The Third Circuit has determined that the laws governing transmission of citizenship to a child born out of wedlock to a U.S.-citizen father, whose mother is deceased, and who was born in a jurisdiction where the death of the mother legally precludes the father from legitimizing the child, violate equal protection.
Petitioner Jose Francisco Tineo was born in the Dominican Republic to unwed noncitizen parents who never married. His father moved to the United States and naturalized. His noncitizen mother soon after passed away. At the time, under the law of either his or his father’s residence or domicile—the Dominican Republic and New York—legitimation could only occur if his birth parents married. Under the immigration laws, a naturalized mother can transmit her citizenship to her out-of-wedlock child, regardless of whether the father is alive; whereas a naturalized father in the same position has the additional requirement of having to legitimate the child in order to transmit his citizenship. Thus, the petitioner in this matter was left unable to receive citizenship from his father because his mother was deceased, eliminating the only avenue of legitimation in the Dominican Republic.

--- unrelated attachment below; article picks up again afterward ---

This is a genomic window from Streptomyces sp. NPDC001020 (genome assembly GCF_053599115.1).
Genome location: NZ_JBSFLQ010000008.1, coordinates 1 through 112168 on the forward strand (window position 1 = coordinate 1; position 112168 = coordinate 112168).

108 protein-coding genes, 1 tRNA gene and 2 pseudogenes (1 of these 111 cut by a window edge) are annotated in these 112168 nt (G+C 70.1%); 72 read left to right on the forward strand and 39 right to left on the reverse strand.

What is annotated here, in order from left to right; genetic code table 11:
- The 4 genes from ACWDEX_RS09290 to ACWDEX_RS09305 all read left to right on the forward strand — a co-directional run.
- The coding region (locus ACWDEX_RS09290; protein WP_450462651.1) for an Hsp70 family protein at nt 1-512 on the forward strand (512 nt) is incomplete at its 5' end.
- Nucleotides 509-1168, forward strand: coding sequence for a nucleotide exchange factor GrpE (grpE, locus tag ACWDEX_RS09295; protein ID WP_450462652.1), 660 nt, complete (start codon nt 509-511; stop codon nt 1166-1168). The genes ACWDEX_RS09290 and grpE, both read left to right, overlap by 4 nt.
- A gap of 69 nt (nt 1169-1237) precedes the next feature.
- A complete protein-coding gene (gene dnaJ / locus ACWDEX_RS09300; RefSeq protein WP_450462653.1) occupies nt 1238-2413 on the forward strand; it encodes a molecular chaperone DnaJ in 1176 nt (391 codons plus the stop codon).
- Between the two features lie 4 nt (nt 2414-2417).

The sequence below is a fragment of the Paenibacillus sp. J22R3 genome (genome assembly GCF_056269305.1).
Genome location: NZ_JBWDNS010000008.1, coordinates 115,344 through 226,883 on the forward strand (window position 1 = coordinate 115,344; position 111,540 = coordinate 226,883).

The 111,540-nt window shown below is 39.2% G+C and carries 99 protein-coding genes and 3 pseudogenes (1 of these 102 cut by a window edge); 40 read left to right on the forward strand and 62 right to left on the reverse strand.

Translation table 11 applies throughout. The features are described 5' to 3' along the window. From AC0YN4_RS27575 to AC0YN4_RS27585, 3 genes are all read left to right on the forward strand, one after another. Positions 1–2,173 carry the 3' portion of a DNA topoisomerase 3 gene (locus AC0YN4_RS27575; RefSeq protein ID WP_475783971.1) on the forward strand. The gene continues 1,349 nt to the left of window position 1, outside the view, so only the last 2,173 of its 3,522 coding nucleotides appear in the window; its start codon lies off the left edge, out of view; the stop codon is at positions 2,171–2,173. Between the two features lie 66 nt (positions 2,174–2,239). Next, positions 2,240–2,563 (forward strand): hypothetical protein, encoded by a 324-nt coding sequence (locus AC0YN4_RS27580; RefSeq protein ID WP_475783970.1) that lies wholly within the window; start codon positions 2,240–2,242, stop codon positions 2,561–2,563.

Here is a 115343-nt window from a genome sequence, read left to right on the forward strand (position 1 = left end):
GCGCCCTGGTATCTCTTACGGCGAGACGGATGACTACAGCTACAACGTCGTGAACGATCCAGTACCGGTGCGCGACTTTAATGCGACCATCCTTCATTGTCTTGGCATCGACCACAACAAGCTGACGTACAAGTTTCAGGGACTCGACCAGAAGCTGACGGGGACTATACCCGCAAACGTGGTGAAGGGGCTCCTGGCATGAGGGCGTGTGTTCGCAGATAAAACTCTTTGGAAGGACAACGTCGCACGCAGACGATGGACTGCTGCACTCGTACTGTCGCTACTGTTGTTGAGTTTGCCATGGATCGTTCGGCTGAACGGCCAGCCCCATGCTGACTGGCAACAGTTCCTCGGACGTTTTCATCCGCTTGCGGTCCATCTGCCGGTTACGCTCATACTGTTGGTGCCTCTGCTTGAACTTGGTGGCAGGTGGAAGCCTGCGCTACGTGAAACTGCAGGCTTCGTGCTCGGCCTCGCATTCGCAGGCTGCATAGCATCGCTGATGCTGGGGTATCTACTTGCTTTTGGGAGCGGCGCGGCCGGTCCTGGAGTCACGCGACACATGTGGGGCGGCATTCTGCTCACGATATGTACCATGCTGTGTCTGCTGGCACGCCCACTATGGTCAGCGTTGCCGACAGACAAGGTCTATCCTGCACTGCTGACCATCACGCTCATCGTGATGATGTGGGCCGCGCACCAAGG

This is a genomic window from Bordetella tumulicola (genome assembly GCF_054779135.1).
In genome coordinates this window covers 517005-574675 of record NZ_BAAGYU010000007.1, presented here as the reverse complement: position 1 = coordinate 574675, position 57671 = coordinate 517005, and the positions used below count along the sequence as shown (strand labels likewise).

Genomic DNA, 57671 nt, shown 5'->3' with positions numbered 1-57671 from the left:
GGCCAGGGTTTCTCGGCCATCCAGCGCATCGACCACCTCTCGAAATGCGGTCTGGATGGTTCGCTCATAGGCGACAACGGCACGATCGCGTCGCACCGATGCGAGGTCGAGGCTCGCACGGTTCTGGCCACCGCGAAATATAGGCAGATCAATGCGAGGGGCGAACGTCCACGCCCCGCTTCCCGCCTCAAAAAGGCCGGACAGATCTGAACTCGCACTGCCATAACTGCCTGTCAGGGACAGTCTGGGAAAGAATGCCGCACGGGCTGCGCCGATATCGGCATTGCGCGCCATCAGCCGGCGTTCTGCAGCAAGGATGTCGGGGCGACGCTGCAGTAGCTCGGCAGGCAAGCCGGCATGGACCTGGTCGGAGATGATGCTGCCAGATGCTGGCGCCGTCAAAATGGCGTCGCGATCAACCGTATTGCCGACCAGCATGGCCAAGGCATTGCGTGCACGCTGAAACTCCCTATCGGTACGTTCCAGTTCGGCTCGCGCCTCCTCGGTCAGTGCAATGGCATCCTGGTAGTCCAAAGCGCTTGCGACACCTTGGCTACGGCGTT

The court declared that the petitioner is, in fact, a U.S. citizen, by applying the standards applicable to children born out of wedlock to U.S.-citizen mothers to his situation.
The full text of Tineo v. Attorney General can be found here: